Three million tickets for the Paris 2024 Olympic and Paralympic Games are now available, with everyone who won in the ballot now able to purchase at least three passes.
The sale opened today (February 15), two weeks after sign-ups for the ballot closed. Of those who signed up, three million people have been randomly selected. Each will now have a chance to buy a pack of at least three tickets.
All of the details, and ticket purchases, are available exclusively through the official website, https://tickets.paris2024.org/.
The countdown to the Games is now on, with less than a year and a half (17 months) now to go. They are set to take place from July 26 to August 11, 2024.
Anyone who signed up to the ballot is in with a chance, with the lucky winners set to be notified by the email used when signing up.
Les premières personnes tirées au sort ont reçu leurs emails pour accéder à la billetterie des Jeux Olympiques— Paris 2024 (@Paris2024) February 13, 2023
Surveillez vos emails, vous recevrez peut-être une bonne nouvelle entre aujourd'hui et le 15 mars
Croisez les doigts, toutes les infos sur : https://t.co/69KhSVvvHI
How many tickets are on sale?
In total, 10 million tickets will be available for the Games overall. In this first phase, however, three million will be available. The first phase is set to last from today until March 15.
Until March 15, it is only possible to buy ‘packs on demand’. The lucky ballot winners have 48 hours to put together their ‘pack’ of tickets. Buyers can select at least three sports from 32 available disciplines (depending on availability).
Of the sports taking place, 80% of the sessions have tickets on sale, except the surfing in Tahiti, which will not have any spectators.
How many tickets per account can you (potentially) buy?
Each lucky ballot winner can assemble their own ‘pack’ of tickets, with at least three tickets minimum and a maximum of six per buying session. There is also a maximum of 30 tickets per account over the whole event.
The packs are 100% digital, and attached to the buyer’s name. However, you can still change the main name on the account if you wish.
How many potential buyers are there?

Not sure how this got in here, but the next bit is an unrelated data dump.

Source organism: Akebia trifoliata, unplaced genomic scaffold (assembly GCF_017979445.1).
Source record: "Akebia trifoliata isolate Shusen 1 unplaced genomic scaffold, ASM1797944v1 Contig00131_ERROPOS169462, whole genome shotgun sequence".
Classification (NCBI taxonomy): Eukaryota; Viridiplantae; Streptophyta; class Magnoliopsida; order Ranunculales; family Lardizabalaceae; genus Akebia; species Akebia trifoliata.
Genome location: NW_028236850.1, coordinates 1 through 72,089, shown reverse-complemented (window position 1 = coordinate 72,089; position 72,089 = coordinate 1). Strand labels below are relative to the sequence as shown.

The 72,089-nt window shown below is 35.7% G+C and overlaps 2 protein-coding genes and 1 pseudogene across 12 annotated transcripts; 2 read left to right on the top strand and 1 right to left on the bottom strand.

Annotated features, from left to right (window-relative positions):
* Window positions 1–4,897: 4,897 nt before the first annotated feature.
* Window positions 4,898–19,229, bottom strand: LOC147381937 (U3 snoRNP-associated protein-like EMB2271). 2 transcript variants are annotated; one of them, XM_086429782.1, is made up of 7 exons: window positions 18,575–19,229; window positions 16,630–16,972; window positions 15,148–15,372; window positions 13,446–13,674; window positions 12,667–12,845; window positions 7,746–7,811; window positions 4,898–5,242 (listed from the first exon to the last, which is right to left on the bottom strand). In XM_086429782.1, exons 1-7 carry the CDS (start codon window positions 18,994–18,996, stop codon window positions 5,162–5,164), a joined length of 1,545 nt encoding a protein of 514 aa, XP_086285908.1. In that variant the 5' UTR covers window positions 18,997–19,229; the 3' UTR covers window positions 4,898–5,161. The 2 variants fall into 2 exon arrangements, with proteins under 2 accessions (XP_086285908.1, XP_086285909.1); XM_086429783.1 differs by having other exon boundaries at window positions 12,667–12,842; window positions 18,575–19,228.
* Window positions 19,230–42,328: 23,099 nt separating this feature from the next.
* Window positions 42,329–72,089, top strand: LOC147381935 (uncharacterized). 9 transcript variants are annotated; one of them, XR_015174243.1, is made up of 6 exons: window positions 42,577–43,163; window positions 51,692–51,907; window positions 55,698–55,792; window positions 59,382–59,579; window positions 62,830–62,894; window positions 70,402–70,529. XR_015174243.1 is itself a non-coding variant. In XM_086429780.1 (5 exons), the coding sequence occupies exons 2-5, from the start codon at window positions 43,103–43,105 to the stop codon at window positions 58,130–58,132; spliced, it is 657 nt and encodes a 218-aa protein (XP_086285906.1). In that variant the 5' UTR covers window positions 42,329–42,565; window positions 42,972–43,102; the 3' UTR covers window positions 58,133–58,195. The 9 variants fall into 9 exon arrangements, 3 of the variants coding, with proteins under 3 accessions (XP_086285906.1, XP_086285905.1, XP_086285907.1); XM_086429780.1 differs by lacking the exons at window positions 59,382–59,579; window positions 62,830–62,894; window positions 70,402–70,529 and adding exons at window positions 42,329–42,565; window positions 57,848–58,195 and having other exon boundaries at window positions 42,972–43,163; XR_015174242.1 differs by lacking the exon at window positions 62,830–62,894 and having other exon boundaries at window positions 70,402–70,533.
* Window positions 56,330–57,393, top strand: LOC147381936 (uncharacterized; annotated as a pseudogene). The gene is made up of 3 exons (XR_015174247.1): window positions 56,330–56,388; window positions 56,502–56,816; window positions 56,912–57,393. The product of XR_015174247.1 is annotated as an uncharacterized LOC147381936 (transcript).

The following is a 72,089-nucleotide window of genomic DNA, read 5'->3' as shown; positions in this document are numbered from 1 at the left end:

Three million people signed up for this stage of the buying phase, but only those lucky enough to have won in the ballot can now proceed to purchasing.
In a statement, Paris 2024 said: “We can’t yet know how many people will be able to benefit from this first phase, as that depends on the behaviour of the first buyers.”
How much will tickets cost?
The cost of tickets depends on how many seats there are and the popularity of the event.
One million tickets will be available at €24 each, equating to 10% of the total tickets on offer. There will also be 500,000 tickets at €15 for the Paralympics, out of a total 3.4 million. Half of the tickets for the Olympics will cost €50, and €25 for the Paralympics.
All events will have some tickets available at €24, but many of the seats will not be available to the public as they will be reserved for sporting associations or charitable groups (such as youth sport clubs, disabled sporting charities etc).
There will also be 100,000 tickets “financed” by the Games organising committee, in partnership with le Secours Populaire, aimed at less well-off purchasers. This system will mean that each Games buyer will be given the option to give two extra euros to “pay it forward”, and buy tickets for less well-off families and their transport to the events.
Some tickets will be in very high demand, however, and prices are set to soar accordingly. Tickets for basketball could hit €160, artistic gymnastics could be as much as €260, while the athletics final at the Stade de France could reach €690 each.
The most in-demand tickets (such as the basketball final, 100m run, and swimming) could soar to as much as €990 each. And Opening Ceremony tickets will cost as much as €3,000 for individuals.
Organisers have defended the prices, saying that the more expensive tickets help to fund the cheaper seats.
I didn’t win on the ballot. Can I get a ticket?
This first purchasing phase will last until March 15, so if you have not yet won on the ballot, you may yet still win, and be notified that you have a 48-hour window in which to make your purchases.
However, even if you do not win before March 15, you will still have a chance to purchase individual tickets, from those that remain, from May 11.
A third phase of ticket purchases will open in the autumn, without any kind of ballot in place. The tickets will also include seats at the Opening and Closing Ceremonies, as well as the sporting events.
A final phase of ticket sales will take place at the end of 2023, for any seats still remaining.
Unsurprisingly, as well as some debate over the fairness of high ticket prices, the Games have not been without controversy this week.
The question of whether to allow Russian and Belorussian athletes to attend and compete is also attracting increased debate, in the context of the invasion of Ukraine.
It has been suggested that these athletes could compete under a “neutral” banner. Ukraine has reacted angrily to the idea that the athletes could be based in Lausanne (Switzerland) as part of this neutrality agreement.
Critics have also said that Russian and Belorussian athletes should not be able to compete because their respective presidents, Vladimir Putin and Alexander Loukachenko, typically use any success of their contenders as propaganda to further entrench their power.
However, the Olympic committee has so far said: “No athlete should be banned from competition based solely on their passport.”
The executive committee is set to discuss the question today (February 15).